Now that’s a subject. Do you think our ancestors would have believed the water choices we have today…or that we would actually buy it in plastic bottles and carry it around with us?

That sounds so silly when you think about it.

Do you know that there are still water sources available that come straight from the Source?

They flow freely from the snowmelt on the mountain, uncontaminated by man or beast, free from chemicals or processing and have never come near a plastic bottle.

They are natural springs that the Forest Service or imaginative and resourceful pioneers have tapped into. It is the purest, coldest, most delicious water there is.

Peter bought a very special gift for me one year. It was a tin cup to hook on my belt loop.

I can see your eyebrows arching in wonder.

My walks would take me by a place named Government Spring. It is a two-inch pipe coming out of the ground at about my knee level. The water pours out of it 24/7/365 and flows to the river.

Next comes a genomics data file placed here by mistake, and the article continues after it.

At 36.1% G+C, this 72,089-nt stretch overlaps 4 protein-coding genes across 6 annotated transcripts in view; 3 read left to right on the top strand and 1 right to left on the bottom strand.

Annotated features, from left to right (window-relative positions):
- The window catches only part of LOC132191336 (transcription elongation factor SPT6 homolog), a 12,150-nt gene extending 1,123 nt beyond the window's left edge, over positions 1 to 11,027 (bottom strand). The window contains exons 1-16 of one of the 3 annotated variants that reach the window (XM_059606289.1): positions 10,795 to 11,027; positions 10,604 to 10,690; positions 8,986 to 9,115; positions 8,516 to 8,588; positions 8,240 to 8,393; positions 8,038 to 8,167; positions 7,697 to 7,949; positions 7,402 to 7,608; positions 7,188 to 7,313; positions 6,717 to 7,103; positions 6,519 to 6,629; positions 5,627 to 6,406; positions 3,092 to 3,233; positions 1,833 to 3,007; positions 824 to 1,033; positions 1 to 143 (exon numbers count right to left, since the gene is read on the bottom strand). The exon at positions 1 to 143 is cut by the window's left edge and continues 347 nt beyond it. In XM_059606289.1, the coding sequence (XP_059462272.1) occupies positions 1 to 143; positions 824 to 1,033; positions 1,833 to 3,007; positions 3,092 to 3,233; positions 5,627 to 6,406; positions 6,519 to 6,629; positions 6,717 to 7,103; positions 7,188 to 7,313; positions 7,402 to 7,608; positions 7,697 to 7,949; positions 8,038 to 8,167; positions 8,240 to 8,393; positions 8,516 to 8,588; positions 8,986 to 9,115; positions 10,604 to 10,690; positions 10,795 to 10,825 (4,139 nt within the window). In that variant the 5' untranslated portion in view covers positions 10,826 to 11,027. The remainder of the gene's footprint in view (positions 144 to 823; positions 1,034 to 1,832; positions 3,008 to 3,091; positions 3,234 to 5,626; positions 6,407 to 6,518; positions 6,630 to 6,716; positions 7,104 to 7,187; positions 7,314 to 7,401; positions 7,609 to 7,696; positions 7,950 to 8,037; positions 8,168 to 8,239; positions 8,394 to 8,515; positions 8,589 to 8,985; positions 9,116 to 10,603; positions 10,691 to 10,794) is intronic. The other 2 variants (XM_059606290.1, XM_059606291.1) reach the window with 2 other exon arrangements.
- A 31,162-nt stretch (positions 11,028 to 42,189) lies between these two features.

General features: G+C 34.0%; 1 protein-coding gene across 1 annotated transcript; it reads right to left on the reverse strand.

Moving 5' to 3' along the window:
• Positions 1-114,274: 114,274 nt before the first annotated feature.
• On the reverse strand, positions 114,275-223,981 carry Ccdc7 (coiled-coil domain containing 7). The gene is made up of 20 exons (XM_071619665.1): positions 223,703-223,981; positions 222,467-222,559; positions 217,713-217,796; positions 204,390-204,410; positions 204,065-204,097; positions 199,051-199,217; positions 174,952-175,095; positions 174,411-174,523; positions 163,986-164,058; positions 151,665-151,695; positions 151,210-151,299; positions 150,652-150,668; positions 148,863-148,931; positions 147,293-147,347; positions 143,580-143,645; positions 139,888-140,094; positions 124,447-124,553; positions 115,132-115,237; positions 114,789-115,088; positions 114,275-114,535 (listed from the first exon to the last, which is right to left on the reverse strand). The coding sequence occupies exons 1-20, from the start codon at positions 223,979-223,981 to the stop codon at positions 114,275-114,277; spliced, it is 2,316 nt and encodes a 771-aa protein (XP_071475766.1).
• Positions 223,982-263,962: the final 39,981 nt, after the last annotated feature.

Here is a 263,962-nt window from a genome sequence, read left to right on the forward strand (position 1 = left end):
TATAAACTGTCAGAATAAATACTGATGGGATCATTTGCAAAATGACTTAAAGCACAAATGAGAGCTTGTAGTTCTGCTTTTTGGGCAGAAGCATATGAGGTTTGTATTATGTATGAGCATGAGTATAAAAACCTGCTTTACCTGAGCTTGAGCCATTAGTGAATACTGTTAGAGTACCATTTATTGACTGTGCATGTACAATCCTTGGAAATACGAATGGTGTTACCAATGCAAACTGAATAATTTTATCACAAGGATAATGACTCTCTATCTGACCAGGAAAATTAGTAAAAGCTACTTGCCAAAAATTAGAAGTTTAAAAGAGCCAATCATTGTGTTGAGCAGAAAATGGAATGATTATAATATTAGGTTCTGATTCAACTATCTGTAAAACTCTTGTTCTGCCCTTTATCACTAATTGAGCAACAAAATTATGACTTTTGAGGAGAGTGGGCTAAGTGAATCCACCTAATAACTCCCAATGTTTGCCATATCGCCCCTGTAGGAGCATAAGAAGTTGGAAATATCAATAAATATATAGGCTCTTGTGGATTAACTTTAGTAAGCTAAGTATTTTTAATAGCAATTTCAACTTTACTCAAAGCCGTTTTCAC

Between the pipe and the river is a lush crop of Watercress that begs to be picked for a salad. It is a delightful little spot to rest.

When Peter accompanied me on a walk now and then to the “end of the road”, he witnessed me cupping my hands under the flowing spring for a sip or two of pure cold water.

As with most “flatlanders” (sorry, Honey) he was suspicious that the water might be contaminated and that I would get giardiasis.

By gifting me a tin cup, I think that means that he approves of my sipping routine from the mountain spring.

When we had nightly cabin rentals in Greer, we would be amused at the tourists who would bring water from the desert in gallon plastic jugs that they had purchased for their vacation. The gallon containers were proudly labeled "From a Municipal Water Source". Egad!! They believed that the mountain water couldn’t be trusted. These were usually the “first timers”.

The more seasoned visitors to Greer bring empty 5-gallon containers to take the water home to the desert.

Life is curious.
Original oil painting by Peter Pegnam